http://diy.stackexchange.com/question...


Again, stethoscope or listening tube. Would flow regardless of any other use going on in house, or at least when toilet is not refilling.


4) If leaks into tank (and drains out of it) ONLY when another faucet is being used, then you are getting cold water backflow from the faucet into the hot water pipes. Would happen with a two-valve faucet only if the hot faucet was open while the cold was being used. Would happen with a single-handle faucet (like a typical kitchen sink) because unless set ONLY fully to the cold side (and assuming it is not leaking between the two sides internally due to worn seals) the internal chamber of the faucet is open to both hot and cold - which is how you control the temperature. If open to both hot and cold, the cold will partly come out of the faucet into the sink, and partly flow into the empty hot water lines. Ditto to a single-handle tub/shower faucet that is turned on. Would fill the hot lines and flow as long as the faucet is turned on, but hot lines would drain out when off. Again, stethoscope or listening tube to hear if that is the source.


5) Some of the shower/bath single handle faucets with automatic temperature control will also allow crossover from hot to cold and vice versa EVEN if the faucet is turned off - the metering valve inside it is still set to allow part of each temperature into the faucet. No solution to that kind of backflow source.


6) Tankless hot water heater - whole house, under sink, even a permanently plumbed hot water maker/coffee pot, where the incoming cold water is permanently connected to the hot water outlet line, would provide flow continuously to the hot water lines. Would presumably be a goodly flow, not just a trickle, and would flow except probably less when "hot water" is being used somewhere else in the house.


7) You have a whole-house combined domestic hot water/baseboard or in-floor heating loop system, so you are getting backflow from the heating side of the system into the holding tank. Of course turn off the power/gas to the heater, then there should be an isolation valve to shut off access to/from the heating side.


8) Draining out from the house piping, very slowly - you said you opened a hot water faucet to drain the system but you actually may have to open most or ALL of them to get all the various hot water pipe runs to drain out. For instance, open bathroom faucet may drain a bathroom set of pipes, but other bathroom or kitchen runs may not drain out immediately because there is a vacuum formed in that branch of the piping - the one open facuet open in another room is on the "wet" rather than "dry" or "high" side of those lines. Washer and dishwasher should NOT need draining because they sit low enough unlikely to pull the water up in the pipes from them to their shutoff faucet. Reefer water/icemaker/water tubing to coffee maker has very little water in it so no significant contribution there IF it even pulls that water out. BTW - shut off icemaker if you have one. I have seen water drain out of unvented pipes like this for several hours - though total quantity, as long as not draining a tank of some kind, only maybe 2-10 gallons depending on your piping configuration.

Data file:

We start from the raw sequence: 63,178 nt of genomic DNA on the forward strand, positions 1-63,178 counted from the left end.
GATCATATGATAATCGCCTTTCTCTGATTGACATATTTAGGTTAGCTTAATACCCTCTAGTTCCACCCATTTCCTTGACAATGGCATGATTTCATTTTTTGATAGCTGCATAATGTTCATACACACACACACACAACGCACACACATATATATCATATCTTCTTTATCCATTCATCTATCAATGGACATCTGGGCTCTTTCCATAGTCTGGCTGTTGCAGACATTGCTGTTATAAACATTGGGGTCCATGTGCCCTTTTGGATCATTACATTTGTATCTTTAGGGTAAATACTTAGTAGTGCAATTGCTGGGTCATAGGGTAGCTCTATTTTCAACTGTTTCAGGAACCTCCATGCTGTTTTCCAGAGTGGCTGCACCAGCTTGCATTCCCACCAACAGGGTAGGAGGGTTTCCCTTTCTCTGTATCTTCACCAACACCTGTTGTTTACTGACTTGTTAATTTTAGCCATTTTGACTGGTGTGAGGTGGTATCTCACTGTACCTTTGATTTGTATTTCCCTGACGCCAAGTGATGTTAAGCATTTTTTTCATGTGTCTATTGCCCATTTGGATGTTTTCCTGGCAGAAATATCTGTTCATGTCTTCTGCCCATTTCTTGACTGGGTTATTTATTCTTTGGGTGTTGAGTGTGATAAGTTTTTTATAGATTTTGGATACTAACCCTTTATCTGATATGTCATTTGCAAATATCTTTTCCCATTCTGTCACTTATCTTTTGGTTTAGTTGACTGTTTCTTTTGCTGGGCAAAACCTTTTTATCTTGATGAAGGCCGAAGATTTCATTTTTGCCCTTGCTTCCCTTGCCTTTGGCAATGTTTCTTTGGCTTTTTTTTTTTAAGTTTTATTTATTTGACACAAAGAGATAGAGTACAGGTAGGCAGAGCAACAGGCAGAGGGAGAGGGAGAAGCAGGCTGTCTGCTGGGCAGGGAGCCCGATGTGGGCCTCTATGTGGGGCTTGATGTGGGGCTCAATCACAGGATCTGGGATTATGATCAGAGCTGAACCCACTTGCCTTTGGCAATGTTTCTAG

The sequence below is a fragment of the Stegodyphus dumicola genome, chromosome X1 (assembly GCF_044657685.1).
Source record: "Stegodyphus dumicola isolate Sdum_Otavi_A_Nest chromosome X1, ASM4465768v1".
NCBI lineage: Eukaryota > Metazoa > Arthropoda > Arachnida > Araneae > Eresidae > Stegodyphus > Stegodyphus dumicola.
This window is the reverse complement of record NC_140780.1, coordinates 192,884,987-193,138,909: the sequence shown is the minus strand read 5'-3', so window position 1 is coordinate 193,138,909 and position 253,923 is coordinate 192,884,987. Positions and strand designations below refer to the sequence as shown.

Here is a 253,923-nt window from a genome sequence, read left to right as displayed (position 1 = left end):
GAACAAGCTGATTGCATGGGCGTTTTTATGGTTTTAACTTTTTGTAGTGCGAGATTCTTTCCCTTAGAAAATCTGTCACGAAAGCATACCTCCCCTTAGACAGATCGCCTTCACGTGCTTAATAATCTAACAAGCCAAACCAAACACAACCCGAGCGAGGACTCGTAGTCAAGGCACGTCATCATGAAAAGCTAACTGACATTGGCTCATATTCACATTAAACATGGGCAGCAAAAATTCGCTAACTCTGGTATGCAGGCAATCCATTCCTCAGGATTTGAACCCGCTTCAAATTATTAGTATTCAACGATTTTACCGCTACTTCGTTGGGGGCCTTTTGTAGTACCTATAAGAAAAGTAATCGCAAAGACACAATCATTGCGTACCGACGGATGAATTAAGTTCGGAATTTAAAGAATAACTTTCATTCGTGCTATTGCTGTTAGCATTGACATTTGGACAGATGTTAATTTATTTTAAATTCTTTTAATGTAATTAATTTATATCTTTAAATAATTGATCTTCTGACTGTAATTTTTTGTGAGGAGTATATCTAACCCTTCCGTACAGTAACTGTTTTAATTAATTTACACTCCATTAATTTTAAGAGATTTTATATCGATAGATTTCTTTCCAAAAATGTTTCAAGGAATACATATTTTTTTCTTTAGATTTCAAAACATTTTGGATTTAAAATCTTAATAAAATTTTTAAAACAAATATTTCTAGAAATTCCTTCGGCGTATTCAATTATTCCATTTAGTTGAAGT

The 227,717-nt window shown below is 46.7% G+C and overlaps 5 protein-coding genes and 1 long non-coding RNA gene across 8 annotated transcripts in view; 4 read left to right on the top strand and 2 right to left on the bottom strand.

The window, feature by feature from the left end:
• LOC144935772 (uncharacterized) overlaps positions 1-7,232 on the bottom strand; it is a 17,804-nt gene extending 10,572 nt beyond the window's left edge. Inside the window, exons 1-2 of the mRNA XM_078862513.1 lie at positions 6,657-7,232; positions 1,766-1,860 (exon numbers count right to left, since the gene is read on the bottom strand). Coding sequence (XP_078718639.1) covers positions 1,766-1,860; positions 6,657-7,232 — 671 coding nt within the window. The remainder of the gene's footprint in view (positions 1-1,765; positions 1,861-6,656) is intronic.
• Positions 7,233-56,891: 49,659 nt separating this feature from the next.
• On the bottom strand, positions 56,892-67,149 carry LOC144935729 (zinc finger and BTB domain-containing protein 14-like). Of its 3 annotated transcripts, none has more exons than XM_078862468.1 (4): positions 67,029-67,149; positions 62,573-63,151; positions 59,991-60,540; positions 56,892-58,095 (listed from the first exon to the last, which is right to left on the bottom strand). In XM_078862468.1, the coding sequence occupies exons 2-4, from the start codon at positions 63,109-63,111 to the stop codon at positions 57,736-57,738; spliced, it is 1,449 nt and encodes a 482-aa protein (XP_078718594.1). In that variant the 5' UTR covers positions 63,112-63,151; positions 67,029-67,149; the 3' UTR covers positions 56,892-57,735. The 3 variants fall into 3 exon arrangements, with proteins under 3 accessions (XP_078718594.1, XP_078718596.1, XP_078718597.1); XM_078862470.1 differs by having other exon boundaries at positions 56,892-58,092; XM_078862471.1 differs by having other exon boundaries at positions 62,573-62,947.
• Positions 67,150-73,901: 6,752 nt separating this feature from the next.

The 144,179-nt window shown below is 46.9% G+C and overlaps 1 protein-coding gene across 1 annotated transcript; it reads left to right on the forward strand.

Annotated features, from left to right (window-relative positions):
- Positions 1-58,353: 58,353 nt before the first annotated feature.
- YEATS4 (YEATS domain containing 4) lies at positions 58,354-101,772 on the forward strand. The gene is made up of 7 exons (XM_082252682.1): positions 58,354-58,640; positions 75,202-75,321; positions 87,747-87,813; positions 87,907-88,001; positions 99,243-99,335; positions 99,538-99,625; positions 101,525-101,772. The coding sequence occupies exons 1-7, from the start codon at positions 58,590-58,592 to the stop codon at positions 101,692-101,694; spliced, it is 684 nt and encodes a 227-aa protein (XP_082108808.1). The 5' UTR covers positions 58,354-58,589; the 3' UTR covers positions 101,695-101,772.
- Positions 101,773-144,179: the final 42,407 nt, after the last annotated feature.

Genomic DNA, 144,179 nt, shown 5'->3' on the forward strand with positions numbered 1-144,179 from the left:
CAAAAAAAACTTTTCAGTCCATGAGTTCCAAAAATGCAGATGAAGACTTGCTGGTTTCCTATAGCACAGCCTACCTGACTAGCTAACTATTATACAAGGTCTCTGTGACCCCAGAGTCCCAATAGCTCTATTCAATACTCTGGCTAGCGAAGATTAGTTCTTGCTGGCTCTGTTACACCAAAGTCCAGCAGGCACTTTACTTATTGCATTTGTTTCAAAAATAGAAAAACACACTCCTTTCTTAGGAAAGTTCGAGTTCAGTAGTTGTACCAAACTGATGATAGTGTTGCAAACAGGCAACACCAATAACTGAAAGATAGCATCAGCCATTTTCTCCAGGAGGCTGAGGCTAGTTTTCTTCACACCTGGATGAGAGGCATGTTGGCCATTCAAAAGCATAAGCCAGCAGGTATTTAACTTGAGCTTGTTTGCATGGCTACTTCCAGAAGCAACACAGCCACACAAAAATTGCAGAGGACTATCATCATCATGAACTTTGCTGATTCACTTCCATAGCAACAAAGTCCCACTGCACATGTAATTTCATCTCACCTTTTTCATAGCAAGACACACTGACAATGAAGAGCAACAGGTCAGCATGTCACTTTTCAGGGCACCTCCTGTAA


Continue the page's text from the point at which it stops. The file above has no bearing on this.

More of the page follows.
9) hot water trickle feed connection to well system - some have a low-flow hot water feed to the well or pump system near the well to heat the water so it does not freeze in the lines or pressure tank in the wintertime - so would backflow continuously if does not have an operating backflow preventer, which would rarely be put on such a system. Again - track by sound, and would flow continuously.


10) Backflow from a hot tub or swimming pool that draws hot water from the water heater rather than making its own hot water, which does not have the required (or inoperational) backflow preventer, so tub/pool water is backflowing into the hot water lines. Again - track by sound, and would flow continuously.

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IF you are not able to cut off the flow, then you probably have to shut of the water to the entire house while replacing the hot water tank (if that is what you are doing), or if taking out of service permanently or for long vacation put in a valve on the hot water side also so you can isolate the tank on both sides.


Answered 4 years ago by LCD